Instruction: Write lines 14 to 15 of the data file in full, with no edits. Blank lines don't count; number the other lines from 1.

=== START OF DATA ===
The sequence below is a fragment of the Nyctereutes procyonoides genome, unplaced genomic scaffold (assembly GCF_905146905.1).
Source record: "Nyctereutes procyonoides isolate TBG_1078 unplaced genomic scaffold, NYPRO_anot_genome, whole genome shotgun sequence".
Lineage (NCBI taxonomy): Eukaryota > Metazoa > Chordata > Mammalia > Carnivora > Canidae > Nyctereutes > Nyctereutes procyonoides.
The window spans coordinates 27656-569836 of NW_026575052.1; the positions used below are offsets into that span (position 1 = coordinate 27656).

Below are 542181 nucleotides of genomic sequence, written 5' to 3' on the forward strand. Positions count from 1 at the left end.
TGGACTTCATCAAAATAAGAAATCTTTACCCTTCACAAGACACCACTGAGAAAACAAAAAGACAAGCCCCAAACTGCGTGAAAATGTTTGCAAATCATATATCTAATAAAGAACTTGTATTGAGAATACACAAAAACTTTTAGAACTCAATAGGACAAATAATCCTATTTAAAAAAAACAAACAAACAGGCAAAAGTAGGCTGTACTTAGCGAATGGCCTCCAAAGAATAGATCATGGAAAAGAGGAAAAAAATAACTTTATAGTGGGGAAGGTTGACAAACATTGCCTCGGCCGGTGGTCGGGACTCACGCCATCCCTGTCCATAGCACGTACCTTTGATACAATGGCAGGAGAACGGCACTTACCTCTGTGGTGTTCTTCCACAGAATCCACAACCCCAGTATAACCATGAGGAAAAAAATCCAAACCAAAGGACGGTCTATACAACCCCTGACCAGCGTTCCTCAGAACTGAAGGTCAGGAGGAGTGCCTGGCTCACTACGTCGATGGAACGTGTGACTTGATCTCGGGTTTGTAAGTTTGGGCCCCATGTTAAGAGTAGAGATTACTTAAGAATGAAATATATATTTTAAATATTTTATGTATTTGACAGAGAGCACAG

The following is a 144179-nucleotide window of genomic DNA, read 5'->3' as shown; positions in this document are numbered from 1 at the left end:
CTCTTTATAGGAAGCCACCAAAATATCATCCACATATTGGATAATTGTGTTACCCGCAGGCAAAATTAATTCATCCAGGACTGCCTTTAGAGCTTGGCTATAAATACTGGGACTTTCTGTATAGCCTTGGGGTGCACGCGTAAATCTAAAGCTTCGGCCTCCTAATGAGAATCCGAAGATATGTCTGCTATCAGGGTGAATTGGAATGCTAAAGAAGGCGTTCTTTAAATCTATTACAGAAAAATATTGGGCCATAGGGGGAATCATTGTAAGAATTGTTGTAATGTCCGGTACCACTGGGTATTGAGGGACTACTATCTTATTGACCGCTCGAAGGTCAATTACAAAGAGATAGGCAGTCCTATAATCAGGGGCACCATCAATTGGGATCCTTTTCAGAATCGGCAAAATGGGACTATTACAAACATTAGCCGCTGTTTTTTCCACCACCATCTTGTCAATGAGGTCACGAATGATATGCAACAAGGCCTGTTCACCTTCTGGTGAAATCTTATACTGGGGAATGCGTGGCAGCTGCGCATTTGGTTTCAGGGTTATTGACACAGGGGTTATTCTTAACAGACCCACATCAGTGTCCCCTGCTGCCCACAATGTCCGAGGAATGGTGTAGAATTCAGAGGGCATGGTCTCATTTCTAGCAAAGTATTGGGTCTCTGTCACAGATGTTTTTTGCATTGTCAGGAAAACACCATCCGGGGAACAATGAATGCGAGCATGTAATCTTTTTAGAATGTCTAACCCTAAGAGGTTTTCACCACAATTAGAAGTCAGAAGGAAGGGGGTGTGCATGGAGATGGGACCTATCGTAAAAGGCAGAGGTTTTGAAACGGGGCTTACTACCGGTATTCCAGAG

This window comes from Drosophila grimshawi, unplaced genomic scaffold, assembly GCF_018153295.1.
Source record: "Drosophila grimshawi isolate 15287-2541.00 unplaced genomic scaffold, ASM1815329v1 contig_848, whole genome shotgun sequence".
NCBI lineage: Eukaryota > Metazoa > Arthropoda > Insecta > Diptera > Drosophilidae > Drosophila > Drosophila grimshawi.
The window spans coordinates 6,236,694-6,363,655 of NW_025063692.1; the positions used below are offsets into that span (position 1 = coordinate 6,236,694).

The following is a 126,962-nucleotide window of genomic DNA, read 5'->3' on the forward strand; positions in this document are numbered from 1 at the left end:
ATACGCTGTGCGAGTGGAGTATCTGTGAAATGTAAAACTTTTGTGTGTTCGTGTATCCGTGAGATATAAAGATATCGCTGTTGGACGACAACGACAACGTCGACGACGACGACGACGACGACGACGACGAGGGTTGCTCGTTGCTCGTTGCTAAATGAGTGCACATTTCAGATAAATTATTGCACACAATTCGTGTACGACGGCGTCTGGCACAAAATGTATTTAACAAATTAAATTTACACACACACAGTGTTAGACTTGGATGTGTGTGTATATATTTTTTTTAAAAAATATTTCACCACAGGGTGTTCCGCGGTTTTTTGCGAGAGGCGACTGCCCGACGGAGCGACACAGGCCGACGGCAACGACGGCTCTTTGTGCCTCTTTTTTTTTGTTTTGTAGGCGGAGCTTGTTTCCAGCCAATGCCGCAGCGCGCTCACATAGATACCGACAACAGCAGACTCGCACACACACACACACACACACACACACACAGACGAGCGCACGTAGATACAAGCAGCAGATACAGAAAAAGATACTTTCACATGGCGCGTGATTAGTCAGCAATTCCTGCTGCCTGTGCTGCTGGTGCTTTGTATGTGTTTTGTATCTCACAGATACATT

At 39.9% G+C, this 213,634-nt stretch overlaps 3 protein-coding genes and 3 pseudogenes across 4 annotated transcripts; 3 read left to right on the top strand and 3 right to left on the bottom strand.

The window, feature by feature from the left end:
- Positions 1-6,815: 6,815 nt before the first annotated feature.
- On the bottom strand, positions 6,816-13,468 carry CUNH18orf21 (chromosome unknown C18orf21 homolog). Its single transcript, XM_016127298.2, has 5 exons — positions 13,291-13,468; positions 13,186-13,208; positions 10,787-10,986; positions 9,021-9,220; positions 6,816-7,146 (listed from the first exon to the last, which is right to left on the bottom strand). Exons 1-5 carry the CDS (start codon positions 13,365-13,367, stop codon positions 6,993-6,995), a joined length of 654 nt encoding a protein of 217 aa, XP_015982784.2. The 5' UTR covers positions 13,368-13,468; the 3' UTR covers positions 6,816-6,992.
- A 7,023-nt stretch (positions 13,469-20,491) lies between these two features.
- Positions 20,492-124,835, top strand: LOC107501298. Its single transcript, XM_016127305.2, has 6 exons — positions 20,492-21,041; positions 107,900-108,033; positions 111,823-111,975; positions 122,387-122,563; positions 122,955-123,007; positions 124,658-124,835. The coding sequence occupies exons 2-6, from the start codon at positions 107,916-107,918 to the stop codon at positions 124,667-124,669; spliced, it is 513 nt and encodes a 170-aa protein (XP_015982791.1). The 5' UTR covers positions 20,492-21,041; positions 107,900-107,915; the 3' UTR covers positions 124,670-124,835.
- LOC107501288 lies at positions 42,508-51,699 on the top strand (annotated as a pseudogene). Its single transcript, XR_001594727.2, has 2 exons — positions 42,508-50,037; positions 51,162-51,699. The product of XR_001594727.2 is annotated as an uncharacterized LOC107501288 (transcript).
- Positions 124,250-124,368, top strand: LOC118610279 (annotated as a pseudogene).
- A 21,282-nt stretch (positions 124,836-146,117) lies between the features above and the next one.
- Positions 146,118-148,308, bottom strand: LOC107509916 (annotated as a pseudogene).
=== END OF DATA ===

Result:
ATACGCTGTGCGAGTGGAGTATCTGTGAAATGTAAAACTTTTGTGTGTTCGTGTATCCGTGAGATATAAAGATATCGCTGTTGGACGACAACGACAACGTCGACGACGACGACGACGACGACGACGACGAGGGTTGCTCGTTGCTCGTTGCTAAATGAGTGCACATTTCAGATAAATTATTGCACACAATTCGTGTACGACGGCGTCTGGCACAAAATGTATTTAACAAATTAAATTTACACACACACAGTGTTAGACTTGGATGTGTGTGTATATATTTTTTTTAAAAAATATTTCACCACAGGGTGTTCCGCGGTTTTTTGCGAGAGGCGACTGCCCGACGGAGCGACACAGGCCGACGGCAACGACGGCTCTTTGTGCCTCTTTTTTTTTGTTTTGTAGGCGGAGCTTGTTTCCAGCCAATGCCGCAGCGCGCTCACATAGATACCGACAACAGCAGACTCGCACACACACACACACACACACACACACACAGACGAGCGCACGTAGATACAAGCAGCAGATACAGAAAAAGATACTTTCACATGGCGCGTGATTAGTCAGCAATTCCTGCTGCCTGTGCTGCTGGTGCTTTGTATGTGTTTTGTATCTCACAGATACATT

At 39.9% G+C, this 213,634-nt stretch overlaps 3 protein-coding genes and 3 pseudogenes across 4 annotated transcripts; 3 read left to right on the top strand and 3 right to left on the bottom strand.